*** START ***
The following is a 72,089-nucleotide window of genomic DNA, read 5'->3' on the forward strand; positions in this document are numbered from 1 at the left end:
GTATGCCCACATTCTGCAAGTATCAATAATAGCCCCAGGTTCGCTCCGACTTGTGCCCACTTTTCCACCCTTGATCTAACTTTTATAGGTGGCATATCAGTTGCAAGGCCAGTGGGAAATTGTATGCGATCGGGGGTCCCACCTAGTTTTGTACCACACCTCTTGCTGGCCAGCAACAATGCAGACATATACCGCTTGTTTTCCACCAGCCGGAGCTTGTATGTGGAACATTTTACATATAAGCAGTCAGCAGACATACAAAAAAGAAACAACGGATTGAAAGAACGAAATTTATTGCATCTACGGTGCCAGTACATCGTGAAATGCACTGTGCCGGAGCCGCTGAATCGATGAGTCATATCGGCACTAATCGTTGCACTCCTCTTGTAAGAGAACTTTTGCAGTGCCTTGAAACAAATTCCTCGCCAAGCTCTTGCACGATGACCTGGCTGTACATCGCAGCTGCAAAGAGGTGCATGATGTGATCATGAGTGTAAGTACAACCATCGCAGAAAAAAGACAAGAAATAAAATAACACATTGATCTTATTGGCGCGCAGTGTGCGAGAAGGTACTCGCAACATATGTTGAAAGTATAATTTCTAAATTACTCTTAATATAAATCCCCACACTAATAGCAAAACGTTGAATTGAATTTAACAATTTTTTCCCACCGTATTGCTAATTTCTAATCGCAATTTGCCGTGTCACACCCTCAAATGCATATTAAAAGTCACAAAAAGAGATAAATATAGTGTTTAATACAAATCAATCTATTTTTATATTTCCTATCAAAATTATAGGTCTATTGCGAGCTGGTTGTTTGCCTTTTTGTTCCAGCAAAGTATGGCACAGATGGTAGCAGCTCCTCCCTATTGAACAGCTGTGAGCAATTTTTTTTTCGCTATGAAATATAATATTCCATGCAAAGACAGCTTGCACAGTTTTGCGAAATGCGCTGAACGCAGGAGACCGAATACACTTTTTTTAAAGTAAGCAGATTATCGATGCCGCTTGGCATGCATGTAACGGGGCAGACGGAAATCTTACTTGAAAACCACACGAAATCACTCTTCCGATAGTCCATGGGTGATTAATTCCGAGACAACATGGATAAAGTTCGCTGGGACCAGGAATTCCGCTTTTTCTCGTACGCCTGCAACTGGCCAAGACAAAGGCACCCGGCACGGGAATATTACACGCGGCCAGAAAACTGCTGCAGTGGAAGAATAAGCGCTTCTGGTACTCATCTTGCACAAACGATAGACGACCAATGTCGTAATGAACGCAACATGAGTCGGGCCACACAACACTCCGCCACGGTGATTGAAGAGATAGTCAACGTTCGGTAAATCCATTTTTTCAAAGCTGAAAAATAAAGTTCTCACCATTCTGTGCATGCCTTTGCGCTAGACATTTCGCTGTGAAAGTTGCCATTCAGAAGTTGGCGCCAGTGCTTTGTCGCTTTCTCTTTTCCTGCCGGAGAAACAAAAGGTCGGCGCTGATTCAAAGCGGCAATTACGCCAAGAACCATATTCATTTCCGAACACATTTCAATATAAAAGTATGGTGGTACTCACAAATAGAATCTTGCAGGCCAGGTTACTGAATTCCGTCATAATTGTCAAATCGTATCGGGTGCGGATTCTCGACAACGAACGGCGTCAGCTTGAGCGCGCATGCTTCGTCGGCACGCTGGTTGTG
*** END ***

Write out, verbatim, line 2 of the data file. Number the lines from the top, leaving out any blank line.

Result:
GTATGCCCACATTCTGCAAGTATCAATAATAGCCCCAGGTTCGCTCCGACTTGTGCCCACTTTTCCACCCTTGATCTAACTTTTATAGGTGGCATATCAGTTGCAAGGCCAGTGGGAAATTGTATGCGATCGGGGGTCCCACCTAGTTTTGTACCACACCTCTTGCTGGCCAGCAACAATGCAGACATATACCGCTTGTTTTCCACCAGCCGGAGCTTGTATGTGGAACATTTTACATATAAGCAGTCAGCAGACATACAAAAAAGAAACAACGGATTGAAAGAACGAAATTTATTGCATCTACGGTGCCAGTACATCGTGAAATGCACTGTGCCGGAGCCGCTGAATCGATGAGTCATATCGGCACTAATCGTTGCACTCCTCTTGTAAGAGAACTTTTGCAGTGCCTTGAAACAAATTCCTCGCCAAGCTCTTGCACGATGACCTGGCTGTACATCGCAGCTGCAAAGAGGTGCATGATGTGATCATGAGTGTAAGTACAACCATCGCAGAAAAAAGACAAGAAATAAAATAACACATTGATCTTATTGGCGCGCAGTGTGCGAGAAGGTACTCGCAACATATGTTGAAAGTATAATTTCTAAATTACTCTTAATATAAATCCCCACACTAATAGCAAAACGTTGAATTGAATTTAACAATTTTTTCCCACCGTATTGCTAATTTCTAATCGCAATTTGCCGTGTCACACCCTCAAATGCATATTAAAAGTCACAAAAAGAGATAAATATAGTGTTTAATACAAATCAATCTATTTTTATATTTCCTATCAAAATTATAGGTCTATTGCGAGCTGGTTGTTTGCCTTTTTGTTCCAGCAAAGTATGGCACAGATGGTAGCAGCTCCTCCCTATTGAACAGCTGTGAGCAATTTTTTTTTCGCTATGAAATATAATATTCCATGCAAAGACAGCTTGCACAGTTTTGCGAAATGCGCTGAACGCAGGAGACCGAATACACTTTTTTTAAAGTAAGCAGATTATCGATGCCGCTTGGCATGCATGTAACGGGGCAGACGGAAATCTTACTTGAAAACCACACGAAATCACTCTTCCGATAGTCCATGGGTGATTAATTCCGAGACAACATGGATAAAGTTCGCTGGGACCAGGAATTCCGCTTTTTCTCGTACGCCTGCAACTGGCCAAGACAAAGGCACCCGGCACGGGAATATTACACGCGGCCAGAAAACTGCTGCAGTGGAAGAATAAGCGCTTCTGGTACTCATCTTGCACAAACGATAGACGACCAATGTCGTAATGAACGCAACATGAGTCGGGCCACACAACACTCCGCCACGGTGATTGAAGAGATAGTCAACGTTCGGTAAATCCATTTTTTCAAAGCTGAAAAATAAAGTTCTCACCATTCTGTGCATGCCTTTGCGCTAGACATTTCGCTGTGAAAGTTGCCATTCAGAAGTTGGCGCCAGTGCTTTGTCGCTTTCTCTTTTCCTGCCGGAGAAACAAAAGGTCGGCGCTGATTCAAAGCGGCAATTACGCCAAGAACCATATTCATTTCCGAACACATTTCAATATAAAAGTATGGTGGTACTCACAAATAGAATCTTGCAGGCCAGGTTACTGAATTCCGTCATAATTGTCAAATCGTATCGGGTGCGGATTCTCGACAACGAACGGCGTCAGCTTGAGCGCGCATGCTTCGTCGGCACGCTGGTTGTG